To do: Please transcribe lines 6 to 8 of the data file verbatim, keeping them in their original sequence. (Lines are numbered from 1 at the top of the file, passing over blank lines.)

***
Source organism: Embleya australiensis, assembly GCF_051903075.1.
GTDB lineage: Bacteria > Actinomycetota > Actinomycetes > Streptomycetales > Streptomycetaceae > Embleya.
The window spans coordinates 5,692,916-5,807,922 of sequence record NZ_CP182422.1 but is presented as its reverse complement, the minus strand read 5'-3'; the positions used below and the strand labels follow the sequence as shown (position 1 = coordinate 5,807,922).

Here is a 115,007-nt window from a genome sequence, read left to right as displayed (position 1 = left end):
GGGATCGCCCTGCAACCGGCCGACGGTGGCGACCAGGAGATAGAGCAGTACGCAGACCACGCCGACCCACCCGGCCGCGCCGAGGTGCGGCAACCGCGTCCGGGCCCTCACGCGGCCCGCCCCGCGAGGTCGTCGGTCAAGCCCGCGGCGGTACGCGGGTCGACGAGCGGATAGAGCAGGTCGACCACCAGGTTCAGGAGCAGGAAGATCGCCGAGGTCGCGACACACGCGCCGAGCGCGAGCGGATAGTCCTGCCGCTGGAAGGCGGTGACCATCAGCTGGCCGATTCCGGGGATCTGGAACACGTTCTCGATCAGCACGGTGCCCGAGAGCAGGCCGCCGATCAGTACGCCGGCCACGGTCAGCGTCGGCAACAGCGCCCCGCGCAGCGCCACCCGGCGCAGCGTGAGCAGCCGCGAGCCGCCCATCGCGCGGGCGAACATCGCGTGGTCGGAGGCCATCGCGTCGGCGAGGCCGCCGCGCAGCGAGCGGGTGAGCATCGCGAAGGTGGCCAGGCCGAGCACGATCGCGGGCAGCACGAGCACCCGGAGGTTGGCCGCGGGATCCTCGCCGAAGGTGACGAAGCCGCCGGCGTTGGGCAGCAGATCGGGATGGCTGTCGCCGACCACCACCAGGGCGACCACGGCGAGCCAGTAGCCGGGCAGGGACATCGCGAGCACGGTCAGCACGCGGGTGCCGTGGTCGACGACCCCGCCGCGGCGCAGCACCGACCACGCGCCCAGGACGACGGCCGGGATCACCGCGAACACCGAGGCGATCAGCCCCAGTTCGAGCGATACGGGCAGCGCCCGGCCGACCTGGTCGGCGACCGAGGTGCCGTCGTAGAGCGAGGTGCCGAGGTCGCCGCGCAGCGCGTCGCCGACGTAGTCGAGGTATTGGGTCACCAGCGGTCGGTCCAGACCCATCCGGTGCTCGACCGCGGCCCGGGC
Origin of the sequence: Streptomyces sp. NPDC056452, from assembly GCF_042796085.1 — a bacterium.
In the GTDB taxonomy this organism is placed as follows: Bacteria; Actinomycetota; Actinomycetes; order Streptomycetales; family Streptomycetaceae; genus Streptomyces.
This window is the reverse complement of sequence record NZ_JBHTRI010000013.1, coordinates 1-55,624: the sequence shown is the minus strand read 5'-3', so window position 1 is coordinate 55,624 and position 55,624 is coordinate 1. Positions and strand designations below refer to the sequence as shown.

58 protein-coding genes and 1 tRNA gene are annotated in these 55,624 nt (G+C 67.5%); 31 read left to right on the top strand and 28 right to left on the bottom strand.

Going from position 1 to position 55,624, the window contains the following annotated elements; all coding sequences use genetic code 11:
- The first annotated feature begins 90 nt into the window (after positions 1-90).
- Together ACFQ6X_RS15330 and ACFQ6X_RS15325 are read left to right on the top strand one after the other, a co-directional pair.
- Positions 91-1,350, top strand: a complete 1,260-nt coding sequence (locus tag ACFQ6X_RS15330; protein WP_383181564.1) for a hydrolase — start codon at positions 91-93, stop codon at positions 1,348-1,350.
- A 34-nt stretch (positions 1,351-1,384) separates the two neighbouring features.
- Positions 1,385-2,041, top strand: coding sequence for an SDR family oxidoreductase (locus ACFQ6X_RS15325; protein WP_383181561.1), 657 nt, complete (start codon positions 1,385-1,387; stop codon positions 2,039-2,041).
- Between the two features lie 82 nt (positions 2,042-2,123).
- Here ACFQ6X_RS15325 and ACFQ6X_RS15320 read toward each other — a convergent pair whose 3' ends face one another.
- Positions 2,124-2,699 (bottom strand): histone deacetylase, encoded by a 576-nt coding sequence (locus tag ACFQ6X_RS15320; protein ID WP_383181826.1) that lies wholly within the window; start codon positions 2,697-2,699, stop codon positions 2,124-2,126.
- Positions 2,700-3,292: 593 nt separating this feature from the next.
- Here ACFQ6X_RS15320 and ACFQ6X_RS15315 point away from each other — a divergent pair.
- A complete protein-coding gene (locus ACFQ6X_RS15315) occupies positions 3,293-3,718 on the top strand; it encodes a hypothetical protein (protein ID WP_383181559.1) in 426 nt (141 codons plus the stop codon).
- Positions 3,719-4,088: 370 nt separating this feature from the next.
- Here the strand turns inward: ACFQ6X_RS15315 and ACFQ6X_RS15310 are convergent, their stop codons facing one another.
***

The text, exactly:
Origin of the sequence: Streptomyces sp. NPDC056452, from assembly GCF_042796085.1 — a bacterium.
In the GTDB taxonomy this organism is placed as follows: Bacteria; Actinomycetota; Actinomycetes; order Streptomycetales; family Streptomycetaceae; genus Streptomyces.
This window is the reverse complement of sequence record NZ_JBHTRI010000013.1, coordinates 1-55,624: the sequence shown is the minus strand read 5'-3', so window position 1 is coordinate 55,624 and position 55,624 is coordinate 1. Positions and strand designations below refer to the sequence as shown.